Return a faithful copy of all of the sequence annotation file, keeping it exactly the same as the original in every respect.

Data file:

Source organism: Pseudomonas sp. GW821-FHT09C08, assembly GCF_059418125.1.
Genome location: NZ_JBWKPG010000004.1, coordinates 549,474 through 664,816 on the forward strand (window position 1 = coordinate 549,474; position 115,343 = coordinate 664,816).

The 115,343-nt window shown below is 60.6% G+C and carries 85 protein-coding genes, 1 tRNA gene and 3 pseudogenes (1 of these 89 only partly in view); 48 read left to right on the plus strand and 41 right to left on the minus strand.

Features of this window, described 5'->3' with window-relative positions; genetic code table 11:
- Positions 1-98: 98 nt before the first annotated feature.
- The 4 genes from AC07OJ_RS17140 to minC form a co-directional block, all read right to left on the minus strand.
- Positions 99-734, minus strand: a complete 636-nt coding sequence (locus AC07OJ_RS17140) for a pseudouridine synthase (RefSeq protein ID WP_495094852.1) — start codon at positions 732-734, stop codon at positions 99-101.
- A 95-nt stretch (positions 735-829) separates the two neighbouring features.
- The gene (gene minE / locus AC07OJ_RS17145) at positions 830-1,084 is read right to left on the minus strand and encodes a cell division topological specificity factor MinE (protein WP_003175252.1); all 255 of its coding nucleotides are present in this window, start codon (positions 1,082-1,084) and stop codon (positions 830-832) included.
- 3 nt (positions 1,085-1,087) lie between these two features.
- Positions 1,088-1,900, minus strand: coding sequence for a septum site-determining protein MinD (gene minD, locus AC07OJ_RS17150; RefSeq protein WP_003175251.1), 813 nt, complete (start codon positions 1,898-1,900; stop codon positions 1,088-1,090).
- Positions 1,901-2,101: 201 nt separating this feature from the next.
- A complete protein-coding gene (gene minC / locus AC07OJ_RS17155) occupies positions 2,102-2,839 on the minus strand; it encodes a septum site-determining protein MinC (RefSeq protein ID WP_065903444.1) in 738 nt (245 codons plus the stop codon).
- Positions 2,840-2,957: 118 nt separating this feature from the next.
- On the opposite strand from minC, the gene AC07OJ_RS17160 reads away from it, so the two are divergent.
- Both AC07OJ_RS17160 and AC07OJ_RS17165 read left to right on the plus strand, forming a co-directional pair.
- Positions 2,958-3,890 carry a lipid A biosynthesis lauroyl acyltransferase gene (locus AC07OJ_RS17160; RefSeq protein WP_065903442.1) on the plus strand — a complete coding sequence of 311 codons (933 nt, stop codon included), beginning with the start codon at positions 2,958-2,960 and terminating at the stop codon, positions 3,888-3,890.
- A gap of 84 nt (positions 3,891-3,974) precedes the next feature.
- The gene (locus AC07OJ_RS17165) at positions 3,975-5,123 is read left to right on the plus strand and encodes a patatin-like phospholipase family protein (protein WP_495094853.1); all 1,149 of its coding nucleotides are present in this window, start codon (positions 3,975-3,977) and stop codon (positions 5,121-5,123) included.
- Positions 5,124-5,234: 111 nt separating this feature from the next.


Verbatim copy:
Source organism: Pseudomonas sp. GW821-FHT09C08, assembly GCF_059418125.1.
Genome location: NZ_JBWKPG010000004.1, coordinates 549,474 through 664,816 on the forward strand (window position 1 = coordinate 549,474; position 115,343 = coordinate 664,816).

The 115,343-nt window shown below is 60.6% G+C and carries 85 protein-coding genes, 1 tRNA gene and 3 pseudogenes (1 of these 89 only partly in view); 48 read left to right on the plus strand and 41 right to left on the minus strand.

Features of this window, described 5'->3' with window-relative positions; genetic code table 11:
- Positions 1-98: 98 nt before the first annotated feature.
- The 4 genes from AC07OJ_RS17140 to minC form a co-directional block, all read right to left on the minus strand.
- Positions 99-734, minus strand: a complete 636-nt coding sequence (locus AC07OJ_RS17140) for a pseudouridine synthase (RefSeq protein ID WP_495094852.1) — start codon at positions 732-734, stop codon at positions 99-101.
- A 95-nt stretch (positions 735-829) separates the two neighbouring features.
- The gene (gene minE / locus AC07OJ_RS17145) at positions 830-1,084 is read right to left on the minus strand and encodes a cell division topological specificity factor MinE (protein WP_003175252.1); all 255 of its coding nucleotides are present in this window, start codon (positions 1,082-1,084) and stop codon (positions 830-832) included.
- 3 nt (positions 1,085-1,087) lie between these two features.
- Positions 1,088-1,900, minus strand: coding sequence for a septum site-determining protein MinD (gene minD, locus AC07OJ_RS17150; RefSeq protein WP_003175251.1), 813 nt, complete (start codon positions 1,898-1,900; stop codon positions 1,088-1,090).
- Positions 1,901-2,101: 201 nt separating this feature from the next.
- A complete protein-coding gene (gene minC / locus AC07OJ_RS17155) occupies positions 2,102-2,839 on the minus strand; it encodes a septum site-determining protein MinC (RefSeq protein ID WP_065903444.1) in 738 nt (245 codons plus the stop codon).
- Positions 2,840-2,957: 118 nt separating this feature from the next.
- On the opposite strand from minC, the gene AC07OJ_RS17160 reads away from it, so the two are divergent.
- Both AC07OJ_RS17160 and AC07OJ_RS17165 read left to right on the plus strand, forming a co-directional pair.
- Positions 2,958-3,890 carry a lipid A biosynthesis lauroyl acyltransferase gene (locus AC07OJ_RS17160; RefSeq protein WP_065903442.1) on the plus strand — a complete coding sequence of 311 codons (933 nt, stop codon included), beginning with the start codon at positions 2,958-2,960 and terminating at the stop codon, positions 3,888-3,890.
- A gap of 84 nt (positions 3,891-3,974) precedes the next feature.
- The gene (locus AC07OJ_RS17165) at positions 3,975-5,123 is read left to right on the plus strand and encodes a patatin-like phospholipase family protein (protein WP_495094853.1); all 1,149 of its coding nucleotides are present in this window, start codon (positions 3,975-3,977) and stop codon (positions 5,121-5,123) included.
- Positions 5,124-5,234: 111 nt separating this feature from the next.